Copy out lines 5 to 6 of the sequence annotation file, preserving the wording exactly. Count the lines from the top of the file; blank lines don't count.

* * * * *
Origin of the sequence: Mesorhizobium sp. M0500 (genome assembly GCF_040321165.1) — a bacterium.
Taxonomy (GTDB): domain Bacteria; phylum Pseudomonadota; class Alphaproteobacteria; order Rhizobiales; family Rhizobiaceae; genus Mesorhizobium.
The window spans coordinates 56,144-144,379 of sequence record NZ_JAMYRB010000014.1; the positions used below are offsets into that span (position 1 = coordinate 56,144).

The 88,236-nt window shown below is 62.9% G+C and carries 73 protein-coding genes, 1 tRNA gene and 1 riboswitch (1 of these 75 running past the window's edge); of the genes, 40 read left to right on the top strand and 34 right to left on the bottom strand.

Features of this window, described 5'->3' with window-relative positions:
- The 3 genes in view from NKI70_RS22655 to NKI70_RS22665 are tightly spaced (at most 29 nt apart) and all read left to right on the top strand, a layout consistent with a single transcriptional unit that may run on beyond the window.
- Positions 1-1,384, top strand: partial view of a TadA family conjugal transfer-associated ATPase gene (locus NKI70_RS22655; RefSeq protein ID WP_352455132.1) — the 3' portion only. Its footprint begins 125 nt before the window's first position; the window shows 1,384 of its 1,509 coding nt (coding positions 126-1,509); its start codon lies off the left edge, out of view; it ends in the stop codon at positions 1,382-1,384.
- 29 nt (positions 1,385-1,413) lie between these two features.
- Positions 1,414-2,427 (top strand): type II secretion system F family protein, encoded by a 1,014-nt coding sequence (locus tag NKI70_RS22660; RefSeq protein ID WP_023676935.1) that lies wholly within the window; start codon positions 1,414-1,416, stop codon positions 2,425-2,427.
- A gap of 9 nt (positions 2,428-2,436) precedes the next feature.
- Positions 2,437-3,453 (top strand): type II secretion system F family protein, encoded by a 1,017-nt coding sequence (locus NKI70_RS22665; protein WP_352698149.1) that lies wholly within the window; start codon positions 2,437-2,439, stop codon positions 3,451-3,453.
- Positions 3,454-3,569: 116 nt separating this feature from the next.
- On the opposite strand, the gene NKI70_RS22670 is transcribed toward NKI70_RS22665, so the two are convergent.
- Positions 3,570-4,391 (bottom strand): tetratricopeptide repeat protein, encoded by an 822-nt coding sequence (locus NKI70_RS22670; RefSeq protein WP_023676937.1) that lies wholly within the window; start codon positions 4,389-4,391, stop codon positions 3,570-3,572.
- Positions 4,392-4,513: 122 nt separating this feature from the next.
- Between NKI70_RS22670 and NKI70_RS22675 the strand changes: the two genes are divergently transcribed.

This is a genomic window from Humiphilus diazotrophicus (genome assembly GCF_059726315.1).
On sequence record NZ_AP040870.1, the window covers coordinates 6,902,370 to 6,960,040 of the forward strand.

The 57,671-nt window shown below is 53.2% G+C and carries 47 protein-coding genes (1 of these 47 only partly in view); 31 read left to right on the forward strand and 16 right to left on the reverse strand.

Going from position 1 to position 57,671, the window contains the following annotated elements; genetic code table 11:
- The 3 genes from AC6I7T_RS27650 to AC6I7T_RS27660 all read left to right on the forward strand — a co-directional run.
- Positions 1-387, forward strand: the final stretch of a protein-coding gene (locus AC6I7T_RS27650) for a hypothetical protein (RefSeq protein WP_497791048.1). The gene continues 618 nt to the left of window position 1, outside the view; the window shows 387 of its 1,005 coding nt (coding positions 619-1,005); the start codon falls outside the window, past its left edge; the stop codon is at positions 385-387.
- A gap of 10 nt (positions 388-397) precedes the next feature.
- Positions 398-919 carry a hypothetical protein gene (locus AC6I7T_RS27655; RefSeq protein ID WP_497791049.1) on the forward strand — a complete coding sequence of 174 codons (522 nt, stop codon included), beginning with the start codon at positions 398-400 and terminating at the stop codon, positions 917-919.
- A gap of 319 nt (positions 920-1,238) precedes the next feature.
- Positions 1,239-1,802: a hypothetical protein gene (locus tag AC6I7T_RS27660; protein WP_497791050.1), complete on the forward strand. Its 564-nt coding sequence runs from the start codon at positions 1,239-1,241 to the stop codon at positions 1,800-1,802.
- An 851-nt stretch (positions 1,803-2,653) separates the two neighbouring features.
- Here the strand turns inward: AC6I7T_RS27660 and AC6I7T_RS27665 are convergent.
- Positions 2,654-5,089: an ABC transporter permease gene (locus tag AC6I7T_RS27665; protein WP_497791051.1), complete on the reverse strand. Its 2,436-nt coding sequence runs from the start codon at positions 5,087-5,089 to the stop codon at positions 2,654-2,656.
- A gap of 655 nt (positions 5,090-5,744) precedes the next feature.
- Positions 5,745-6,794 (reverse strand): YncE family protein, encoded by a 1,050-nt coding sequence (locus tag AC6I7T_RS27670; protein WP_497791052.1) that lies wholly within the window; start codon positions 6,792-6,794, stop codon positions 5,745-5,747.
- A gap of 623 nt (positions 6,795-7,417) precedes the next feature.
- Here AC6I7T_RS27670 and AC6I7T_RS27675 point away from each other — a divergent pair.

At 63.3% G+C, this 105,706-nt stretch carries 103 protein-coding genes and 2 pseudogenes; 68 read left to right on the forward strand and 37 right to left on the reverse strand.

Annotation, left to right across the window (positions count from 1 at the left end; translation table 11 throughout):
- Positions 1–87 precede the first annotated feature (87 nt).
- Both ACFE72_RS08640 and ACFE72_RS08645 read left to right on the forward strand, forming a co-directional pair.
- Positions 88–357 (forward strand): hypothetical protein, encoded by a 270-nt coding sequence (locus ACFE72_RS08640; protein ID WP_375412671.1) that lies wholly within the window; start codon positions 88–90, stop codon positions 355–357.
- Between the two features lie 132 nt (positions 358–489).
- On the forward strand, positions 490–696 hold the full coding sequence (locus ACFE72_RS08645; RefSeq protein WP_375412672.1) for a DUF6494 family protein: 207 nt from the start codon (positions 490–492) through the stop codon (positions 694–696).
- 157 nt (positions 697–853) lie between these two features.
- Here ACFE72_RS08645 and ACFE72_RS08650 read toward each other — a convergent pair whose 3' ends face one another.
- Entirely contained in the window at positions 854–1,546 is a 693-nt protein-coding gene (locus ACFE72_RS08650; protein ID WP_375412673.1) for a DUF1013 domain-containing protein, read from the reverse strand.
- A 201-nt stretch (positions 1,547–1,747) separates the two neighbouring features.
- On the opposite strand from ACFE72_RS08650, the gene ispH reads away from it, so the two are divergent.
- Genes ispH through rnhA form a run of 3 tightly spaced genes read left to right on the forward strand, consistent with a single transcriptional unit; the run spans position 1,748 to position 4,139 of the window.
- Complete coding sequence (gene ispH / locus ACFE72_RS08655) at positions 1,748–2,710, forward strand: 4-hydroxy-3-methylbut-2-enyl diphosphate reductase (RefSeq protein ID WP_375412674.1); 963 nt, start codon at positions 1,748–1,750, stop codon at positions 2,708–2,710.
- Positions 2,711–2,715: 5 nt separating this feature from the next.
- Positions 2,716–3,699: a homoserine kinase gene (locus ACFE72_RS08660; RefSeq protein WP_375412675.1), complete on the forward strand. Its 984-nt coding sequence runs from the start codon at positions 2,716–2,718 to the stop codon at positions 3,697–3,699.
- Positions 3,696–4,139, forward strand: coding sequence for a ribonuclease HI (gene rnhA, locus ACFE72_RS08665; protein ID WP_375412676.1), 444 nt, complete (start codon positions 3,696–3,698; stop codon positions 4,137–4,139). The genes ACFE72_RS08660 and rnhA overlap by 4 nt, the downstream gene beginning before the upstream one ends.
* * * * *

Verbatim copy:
Features of this window, described 5'->3' with window-relative positions:
- The 3 genes in view from NKI70_RS22655 to NKI70_RS22665 are tightly spaced (at most 29 nt apart) and all read left to right on the top strand, a layout consistent with a single transcriptional unit that may run on beyond the window.